In power since the triumph of the Cuban revolution on Jan. 1, 1959, Castro is the world’s longest ruling head of government. Only Britain’s Queen Elizabeth, crowned in 1952, has been head of state longer. Castro undergoes surgery, delegates to brother
Castro has stepped down. Unheard of. And the reason is this; he has defeated the U.S. Thanks to the help of Canadians including Trudeau and Sherrit Gordon Inc.
Bolstered by New Investments and Beneficial Trade Agreements, the Island’s Economy Surges while Washington Grumbles over Havana’s Possible Big Oil Surprise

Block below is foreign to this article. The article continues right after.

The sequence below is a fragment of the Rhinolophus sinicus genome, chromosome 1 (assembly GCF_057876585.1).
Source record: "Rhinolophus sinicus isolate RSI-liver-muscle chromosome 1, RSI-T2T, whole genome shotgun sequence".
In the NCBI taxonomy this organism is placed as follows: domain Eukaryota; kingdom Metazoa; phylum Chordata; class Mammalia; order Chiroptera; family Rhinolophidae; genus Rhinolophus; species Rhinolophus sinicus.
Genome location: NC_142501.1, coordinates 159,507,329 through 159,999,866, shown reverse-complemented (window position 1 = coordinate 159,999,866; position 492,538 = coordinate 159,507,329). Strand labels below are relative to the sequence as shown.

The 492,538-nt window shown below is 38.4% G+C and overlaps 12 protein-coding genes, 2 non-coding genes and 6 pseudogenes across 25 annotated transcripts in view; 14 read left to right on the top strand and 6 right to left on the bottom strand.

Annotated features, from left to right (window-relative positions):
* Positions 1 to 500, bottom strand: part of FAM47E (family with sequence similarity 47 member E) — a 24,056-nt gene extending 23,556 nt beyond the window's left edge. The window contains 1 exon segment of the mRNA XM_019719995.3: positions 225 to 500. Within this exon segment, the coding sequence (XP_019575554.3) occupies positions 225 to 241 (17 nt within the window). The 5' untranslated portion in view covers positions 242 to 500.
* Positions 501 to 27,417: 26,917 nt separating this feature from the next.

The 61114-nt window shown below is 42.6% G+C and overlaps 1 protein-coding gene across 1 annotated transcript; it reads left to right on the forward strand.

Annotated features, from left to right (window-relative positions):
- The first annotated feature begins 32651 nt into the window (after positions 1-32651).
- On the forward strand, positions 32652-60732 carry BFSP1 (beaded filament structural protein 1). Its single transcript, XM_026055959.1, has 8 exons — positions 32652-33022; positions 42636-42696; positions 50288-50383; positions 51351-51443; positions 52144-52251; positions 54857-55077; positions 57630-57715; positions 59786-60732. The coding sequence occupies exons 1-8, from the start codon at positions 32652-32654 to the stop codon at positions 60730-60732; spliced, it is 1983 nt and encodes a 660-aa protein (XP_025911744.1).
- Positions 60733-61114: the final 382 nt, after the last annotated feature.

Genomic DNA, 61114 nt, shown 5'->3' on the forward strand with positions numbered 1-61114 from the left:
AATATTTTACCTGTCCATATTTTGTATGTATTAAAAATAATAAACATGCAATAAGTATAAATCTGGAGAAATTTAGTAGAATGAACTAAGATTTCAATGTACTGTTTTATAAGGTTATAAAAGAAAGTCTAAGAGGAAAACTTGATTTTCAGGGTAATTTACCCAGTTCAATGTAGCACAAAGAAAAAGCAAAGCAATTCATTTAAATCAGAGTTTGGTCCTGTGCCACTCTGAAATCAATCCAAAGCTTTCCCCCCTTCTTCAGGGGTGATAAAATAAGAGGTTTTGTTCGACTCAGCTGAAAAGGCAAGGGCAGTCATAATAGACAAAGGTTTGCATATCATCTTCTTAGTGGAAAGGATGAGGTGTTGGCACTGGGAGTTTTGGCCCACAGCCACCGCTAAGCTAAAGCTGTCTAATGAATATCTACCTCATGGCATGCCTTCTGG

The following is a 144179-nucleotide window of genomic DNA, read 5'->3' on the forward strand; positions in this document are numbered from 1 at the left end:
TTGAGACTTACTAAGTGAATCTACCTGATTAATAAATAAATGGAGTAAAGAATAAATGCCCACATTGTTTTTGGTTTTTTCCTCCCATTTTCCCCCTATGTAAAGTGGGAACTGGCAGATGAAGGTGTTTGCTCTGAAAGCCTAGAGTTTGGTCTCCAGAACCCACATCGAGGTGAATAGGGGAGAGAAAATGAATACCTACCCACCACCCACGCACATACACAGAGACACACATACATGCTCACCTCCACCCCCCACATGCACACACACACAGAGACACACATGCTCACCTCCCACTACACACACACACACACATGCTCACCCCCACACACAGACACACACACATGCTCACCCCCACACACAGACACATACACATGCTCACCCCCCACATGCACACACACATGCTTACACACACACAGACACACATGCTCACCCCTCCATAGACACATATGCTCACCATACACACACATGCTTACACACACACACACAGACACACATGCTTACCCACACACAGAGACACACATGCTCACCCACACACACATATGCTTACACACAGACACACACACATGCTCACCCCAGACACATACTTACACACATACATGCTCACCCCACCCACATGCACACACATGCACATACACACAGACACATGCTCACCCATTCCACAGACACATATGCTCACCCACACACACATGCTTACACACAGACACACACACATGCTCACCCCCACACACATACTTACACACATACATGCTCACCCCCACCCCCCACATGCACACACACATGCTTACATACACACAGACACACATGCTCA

For a country long in the grip of a paralyzing economic malaise, and with living standards which have not always endeared government officials to ordinary citizens, Fidel Castro’s May Day boast of 11.8 percent growth in the first three months of 2006 came as welcome news to a long suffering population. The upbeat report, reflecting a far better-stocked national larder than ever before, replaced the usual exhortations for personal sacrifices that the average Cuban was used to hearing from the leadership, which usually offers more fiery rhetoric than caloric intake. In front of more than one million people gathered at Havana’s Revolution Square, Castro trumpeted progress in all sectors of the economy, despite an unshakeable U.S. trade embargo. Since then, and in widely different locales, Fidel has continued to boast a climbing rate of economic growth, claiming that Cuba’s economy had expanded by 12.5% in the first quarter of this year. “We should thank [the blockade] because it has forced us to grow and rise to the occasion,” the near-octogenarian leader satisfyingly declared on May Day.
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